The 20-time grand slam champion said the donation he and his wife Mirka made is "just a start" and urged others to help those most in need during the COVID-19 crisis.

Switzerland has 10,456 confirmed cases of the virus, with 145 people having died.

In a typically classy post, Federer wrote on Instagram post: "These are challenging times for everyone and nobody should be left behind. 

"Mirka and I have personally decided to donate one million Swiss Francs for the most vulnerable families in Switzerland. 

"Our contribution is just a start. We hope that others might join in supporting more families in need. Together we can overcome this crisis! Stay healthy!"

The ATP Tour has cancelled all tennis through to June 7, wiping out the clay-court season.

Novak Djokovic said it is time for people to "help our Mother Earth" during the coronavirus pandemic as "we can't be healthy if our world isn't healthy".

COVID-19 has claimed more than 13,000 lives and the figure continues to escalate as the virus sweeps across the globe.

Countries are in lockdown and world number one Djokovic has stressed that is it vital to stay at home and unite with the world in crisis.

He posted on Twitter: "I am all about being productive and proactive but in harmony with peace and innerstanding (sic) of our true essence. We can't be healthy if our world isn't healthy.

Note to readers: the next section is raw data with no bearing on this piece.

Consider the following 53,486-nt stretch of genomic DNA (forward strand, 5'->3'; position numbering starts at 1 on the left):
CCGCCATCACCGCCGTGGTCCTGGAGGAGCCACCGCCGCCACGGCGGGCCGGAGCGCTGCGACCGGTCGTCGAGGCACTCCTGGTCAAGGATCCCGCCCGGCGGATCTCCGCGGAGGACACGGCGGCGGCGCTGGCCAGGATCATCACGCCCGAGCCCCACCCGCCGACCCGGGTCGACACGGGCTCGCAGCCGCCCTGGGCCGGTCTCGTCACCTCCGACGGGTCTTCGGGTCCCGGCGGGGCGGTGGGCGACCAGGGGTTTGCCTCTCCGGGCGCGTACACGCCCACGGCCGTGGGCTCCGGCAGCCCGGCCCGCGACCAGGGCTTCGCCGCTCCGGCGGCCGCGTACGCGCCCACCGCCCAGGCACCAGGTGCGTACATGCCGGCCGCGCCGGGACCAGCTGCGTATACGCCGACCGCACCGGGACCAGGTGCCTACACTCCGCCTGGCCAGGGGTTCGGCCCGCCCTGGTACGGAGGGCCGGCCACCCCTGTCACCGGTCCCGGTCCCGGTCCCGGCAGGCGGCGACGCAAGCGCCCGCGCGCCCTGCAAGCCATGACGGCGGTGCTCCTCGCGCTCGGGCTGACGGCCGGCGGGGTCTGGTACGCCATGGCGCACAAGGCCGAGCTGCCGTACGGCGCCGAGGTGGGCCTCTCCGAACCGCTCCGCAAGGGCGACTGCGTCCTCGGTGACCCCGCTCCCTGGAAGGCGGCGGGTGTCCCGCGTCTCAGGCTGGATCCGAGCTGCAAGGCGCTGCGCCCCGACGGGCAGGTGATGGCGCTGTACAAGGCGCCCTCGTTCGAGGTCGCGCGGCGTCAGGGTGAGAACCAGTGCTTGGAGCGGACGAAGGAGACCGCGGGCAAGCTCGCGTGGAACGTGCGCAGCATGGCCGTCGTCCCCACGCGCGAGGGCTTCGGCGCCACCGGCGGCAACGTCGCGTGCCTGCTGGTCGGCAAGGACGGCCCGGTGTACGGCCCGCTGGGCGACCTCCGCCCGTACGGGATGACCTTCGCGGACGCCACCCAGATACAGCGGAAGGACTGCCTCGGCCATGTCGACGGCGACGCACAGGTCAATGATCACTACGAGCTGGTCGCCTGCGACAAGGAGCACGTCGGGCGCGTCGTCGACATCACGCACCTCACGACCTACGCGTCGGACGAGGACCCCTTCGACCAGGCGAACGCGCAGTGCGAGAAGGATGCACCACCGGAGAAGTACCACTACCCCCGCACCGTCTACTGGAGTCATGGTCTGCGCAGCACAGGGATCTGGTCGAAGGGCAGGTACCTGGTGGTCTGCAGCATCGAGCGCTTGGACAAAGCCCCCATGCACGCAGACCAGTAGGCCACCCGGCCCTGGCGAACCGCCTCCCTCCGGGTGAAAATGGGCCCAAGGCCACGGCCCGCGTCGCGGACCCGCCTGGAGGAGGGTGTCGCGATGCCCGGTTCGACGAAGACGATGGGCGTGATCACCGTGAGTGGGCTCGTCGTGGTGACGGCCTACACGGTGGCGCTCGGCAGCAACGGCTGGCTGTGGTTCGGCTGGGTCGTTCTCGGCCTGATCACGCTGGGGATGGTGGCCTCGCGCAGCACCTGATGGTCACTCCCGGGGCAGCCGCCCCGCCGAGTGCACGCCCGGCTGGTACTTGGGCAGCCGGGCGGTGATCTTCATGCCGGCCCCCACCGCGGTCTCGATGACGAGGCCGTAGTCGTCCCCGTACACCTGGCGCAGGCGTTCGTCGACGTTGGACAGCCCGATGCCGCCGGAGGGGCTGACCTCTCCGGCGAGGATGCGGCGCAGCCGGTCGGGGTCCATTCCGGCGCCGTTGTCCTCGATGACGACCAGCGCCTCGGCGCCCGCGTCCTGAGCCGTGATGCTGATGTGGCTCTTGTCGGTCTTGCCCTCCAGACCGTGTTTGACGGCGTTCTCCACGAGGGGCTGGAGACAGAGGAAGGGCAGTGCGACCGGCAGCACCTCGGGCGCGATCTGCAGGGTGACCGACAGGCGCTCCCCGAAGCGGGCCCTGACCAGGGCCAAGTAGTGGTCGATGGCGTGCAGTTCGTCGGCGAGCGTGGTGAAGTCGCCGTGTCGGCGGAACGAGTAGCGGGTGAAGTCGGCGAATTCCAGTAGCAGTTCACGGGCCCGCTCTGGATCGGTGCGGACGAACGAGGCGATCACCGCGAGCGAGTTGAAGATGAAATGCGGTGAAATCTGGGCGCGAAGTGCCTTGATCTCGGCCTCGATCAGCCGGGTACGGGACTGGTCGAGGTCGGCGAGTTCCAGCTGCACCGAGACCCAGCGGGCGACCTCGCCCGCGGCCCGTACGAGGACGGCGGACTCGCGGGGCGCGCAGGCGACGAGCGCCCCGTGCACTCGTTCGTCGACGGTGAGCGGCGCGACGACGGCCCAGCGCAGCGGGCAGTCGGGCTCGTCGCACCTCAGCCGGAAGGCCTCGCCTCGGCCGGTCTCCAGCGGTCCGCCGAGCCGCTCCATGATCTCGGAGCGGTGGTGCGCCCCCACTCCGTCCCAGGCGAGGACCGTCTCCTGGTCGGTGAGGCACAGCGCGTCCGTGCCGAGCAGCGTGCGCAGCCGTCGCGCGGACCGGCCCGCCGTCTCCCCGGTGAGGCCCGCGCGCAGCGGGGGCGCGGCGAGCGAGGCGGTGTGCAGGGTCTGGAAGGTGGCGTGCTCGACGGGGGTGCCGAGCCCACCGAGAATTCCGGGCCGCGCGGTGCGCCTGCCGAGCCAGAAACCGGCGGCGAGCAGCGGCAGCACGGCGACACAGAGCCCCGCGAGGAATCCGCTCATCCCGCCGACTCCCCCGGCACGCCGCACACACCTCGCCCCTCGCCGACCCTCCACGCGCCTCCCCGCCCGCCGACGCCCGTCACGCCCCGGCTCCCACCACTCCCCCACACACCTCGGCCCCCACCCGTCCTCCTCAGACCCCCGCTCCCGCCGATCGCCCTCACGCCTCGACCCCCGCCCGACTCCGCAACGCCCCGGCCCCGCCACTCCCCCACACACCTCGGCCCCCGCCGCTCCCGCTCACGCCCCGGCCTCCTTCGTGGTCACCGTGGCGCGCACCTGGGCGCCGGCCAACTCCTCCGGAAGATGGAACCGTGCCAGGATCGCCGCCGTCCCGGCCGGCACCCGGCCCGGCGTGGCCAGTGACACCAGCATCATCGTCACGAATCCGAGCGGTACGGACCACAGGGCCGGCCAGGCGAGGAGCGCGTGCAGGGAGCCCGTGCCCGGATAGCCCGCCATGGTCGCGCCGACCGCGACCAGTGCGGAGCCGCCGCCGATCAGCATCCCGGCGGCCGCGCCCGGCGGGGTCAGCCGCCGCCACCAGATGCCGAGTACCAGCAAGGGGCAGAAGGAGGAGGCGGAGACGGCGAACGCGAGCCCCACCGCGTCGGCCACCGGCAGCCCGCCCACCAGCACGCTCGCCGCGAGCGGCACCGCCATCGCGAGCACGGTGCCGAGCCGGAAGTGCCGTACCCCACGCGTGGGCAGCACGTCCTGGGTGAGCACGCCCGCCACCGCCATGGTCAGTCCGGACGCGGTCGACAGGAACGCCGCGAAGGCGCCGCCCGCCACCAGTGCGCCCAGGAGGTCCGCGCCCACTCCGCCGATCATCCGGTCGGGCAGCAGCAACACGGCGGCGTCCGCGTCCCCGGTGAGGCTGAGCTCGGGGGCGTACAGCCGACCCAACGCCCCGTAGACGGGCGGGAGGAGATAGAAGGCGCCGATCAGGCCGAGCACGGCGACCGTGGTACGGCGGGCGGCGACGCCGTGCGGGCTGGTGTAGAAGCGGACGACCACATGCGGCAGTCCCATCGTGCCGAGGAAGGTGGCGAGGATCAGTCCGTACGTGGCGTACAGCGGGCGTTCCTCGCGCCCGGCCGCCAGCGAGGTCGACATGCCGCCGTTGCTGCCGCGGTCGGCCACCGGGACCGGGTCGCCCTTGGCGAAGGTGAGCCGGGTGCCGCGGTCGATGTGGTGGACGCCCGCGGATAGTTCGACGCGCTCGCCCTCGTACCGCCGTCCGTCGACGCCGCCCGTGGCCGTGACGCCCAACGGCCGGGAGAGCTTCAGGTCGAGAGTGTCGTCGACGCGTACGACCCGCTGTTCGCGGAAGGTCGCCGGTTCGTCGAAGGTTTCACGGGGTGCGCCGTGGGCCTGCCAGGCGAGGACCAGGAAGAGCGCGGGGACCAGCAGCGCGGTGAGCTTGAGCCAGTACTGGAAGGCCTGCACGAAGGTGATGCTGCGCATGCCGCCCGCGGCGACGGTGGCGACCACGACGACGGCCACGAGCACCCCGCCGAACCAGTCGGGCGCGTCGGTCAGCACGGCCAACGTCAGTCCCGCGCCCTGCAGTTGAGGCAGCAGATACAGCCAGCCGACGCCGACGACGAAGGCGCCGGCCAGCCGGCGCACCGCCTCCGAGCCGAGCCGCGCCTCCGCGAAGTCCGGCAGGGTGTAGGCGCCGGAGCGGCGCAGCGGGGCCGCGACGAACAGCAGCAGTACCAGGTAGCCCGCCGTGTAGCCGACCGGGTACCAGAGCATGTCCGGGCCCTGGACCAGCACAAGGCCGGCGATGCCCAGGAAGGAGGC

"This is the time for all of us to get together and unite. Let's really try to spend quality time with family at home, enjoy the little things in life.

"Let's try to laugh, love and dedicate time to inner work. Pray, meditate, eat healthy, sing, dance, read, write, workout, sleep well, train our brains to think good thoughts... This is a great opportunity to do that.

"By being at home we will not only hopefully help to slow the spread of this virus, but we will also give ourselves a chance to truly address certain emotions and subconscious programs that have been suppressed and ignored.

"We need to dig deep now and regenerate on every level of our beings. Only like that will we be able to raise our own vibration and help our Mother Earth heal quickly. We are all ONE. We all live in the same world.